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Chapter 17
IN the course of time this sorrow was removed. At the beginning of the fifth year of her married life Christina was safely delivered of a boy. This was on the sixth of September, 1835.

Word was immediately sent to old Mr. Pontifex, who received the news with real pleasure. His son John’s wife had borne daughters only, and he was seriously uneasy lest there should be a failure in the male line of his descendants. The good news, therefore, was doubly welcome, and caused as much delight at Elmhurst as dismay in Woburn Square, where the John Pontifexes were then living.

Here, indeed, this freak of fortune was felt to be all the more cruel on account of the impossibility of resenting it openly; but the delighted grandfather cared nothing for what the John Pontifexes might feel or not feel; he had wanted a grandson and he had got a grandson, and this should be enough for everybody; and, now that Mrs. Theobald had taken to good ways, she might bring him more grandsons, which would be desirable, for he should not feel safe with fewer than three.

He rang the bell for the butler.

“Gelstrap,” he said solemnly, “I want to go down into the cellar.”

Then Gelstrap preceded him with a candle, and he went into the inner vault where he kept his choicest wines.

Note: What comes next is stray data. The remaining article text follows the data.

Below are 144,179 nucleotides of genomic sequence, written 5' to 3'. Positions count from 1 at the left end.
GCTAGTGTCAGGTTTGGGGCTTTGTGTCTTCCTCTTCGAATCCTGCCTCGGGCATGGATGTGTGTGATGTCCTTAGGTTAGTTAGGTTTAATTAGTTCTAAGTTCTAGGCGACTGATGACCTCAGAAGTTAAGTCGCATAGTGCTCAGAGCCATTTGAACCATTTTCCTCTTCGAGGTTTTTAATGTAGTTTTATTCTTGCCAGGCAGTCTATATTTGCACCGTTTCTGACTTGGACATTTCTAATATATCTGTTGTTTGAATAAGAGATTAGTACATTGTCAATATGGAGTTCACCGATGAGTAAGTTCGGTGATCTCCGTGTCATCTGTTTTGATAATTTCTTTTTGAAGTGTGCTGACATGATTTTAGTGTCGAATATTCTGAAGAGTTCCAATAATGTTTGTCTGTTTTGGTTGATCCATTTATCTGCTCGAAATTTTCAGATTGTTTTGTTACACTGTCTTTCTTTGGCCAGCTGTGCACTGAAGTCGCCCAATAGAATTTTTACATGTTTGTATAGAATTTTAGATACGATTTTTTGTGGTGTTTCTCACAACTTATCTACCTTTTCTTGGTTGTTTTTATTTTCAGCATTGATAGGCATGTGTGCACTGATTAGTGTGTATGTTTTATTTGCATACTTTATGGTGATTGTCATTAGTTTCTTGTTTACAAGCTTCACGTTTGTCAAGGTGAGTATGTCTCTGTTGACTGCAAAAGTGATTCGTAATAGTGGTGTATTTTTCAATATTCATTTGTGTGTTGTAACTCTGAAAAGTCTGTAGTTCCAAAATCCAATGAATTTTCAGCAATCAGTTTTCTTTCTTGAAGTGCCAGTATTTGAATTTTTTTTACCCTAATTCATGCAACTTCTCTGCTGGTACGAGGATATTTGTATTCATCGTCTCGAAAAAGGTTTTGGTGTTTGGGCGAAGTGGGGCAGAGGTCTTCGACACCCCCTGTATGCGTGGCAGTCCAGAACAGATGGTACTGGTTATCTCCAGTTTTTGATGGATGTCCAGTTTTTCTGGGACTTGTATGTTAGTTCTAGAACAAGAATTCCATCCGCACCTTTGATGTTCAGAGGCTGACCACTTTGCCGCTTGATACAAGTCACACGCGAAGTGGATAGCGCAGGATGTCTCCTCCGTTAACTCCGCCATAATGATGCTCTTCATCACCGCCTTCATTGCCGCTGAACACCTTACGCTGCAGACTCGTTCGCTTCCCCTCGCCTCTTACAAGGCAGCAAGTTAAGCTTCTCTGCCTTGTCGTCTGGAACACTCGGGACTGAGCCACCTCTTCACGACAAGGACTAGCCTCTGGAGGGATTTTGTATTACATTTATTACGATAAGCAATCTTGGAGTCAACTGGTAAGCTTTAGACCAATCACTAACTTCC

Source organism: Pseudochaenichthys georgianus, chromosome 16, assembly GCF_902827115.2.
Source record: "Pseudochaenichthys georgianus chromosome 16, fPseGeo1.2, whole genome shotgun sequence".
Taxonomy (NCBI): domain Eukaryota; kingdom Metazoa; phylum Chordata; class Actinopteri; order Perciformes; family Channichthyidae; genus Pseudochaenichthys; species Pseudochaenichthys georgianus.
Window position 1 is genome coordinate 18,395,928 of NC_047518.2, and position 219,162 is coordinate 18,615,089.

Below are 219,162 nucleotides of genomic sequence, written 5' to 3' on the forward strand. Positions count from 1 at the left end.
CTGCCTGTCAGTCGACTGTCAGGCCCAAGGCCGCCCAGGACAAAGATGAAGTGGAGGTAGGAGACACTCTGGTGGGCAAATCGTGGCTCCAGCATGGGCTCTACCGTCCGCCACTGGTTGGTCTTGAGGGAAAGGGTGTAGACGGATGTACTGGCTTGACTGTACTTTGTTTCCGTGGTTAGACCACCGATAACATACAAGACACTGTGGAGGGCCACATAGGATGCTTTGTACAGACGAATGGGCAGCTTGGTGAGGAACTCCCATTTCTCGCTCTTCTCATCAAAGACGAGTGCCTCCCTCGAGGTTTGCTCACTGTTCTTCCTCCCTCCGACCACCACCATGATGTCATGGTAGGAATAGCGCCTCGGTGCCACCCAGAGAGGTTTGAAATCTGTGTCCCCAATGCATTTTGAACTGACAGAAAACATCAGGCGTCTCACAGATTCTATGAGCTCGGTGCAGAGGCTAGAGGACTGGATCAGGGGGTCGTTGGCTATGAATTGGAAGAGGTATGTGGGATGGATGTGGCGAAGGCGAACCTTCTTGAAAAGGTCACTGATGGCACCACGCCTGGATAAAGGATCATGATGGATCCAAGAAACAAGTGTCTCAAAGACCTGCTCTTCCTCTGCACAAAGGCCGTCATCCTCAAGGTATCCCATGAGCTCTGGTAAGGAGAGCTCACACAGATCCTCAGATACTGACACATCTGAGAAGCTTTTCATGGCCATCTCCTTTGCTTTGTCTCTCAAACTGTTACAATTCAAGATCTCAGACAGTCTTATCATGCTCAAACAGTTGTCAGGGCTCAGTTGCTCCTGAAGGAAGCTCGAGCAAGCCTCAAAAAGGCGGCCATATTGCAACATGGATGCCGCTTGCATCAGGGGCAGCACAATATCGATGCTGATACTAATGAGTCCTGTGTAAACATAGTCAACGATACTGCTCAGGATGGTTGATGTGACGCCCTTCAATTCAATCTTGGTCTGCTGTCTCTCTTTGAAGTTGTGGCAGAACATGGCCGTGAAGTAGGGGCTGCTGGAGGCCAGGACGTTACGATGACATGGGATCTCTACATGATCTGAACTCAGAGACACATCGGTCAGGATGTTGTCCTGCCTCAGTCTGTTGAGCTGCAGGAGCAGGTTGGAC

He passed many bins: there was 1803 Port, 1792 Imperial Tokay, 1800 Claret, 1812 Sherry, these and many others were passed, but it was not for them that the head of the Pontifex family had gone down into his inner cellar. A bin, which had appeared empty until the full light of the candle had been brought to bear upon it, was now found it, to contain a single pint bottle. This was the object of Mr. Pontifex’s search.

Gelstrap had often pondered over this bottle. It had been placed there by Mr. Pontifex himself about a dozen years previously, on his return from a visit to his friend the celebrated traveller, Dr. Jones — but there was no tablet above the bin which might give a clue to the nature of its contents. On more than one occasion when his master had gone out and left his keys accidentally behind him, as he sometimes did, Gelstrap had submitted the bottle to all the tests he could venture upon, but it was so carefully sealed that wisdom remained quite shut out from that entrance at which he would have welcomed her most gladly — and indeed from all other entrances, for he could make out nothing at all.

And now the mystery was to be solved. But alas! it seemed as though the last chance of securing even ............
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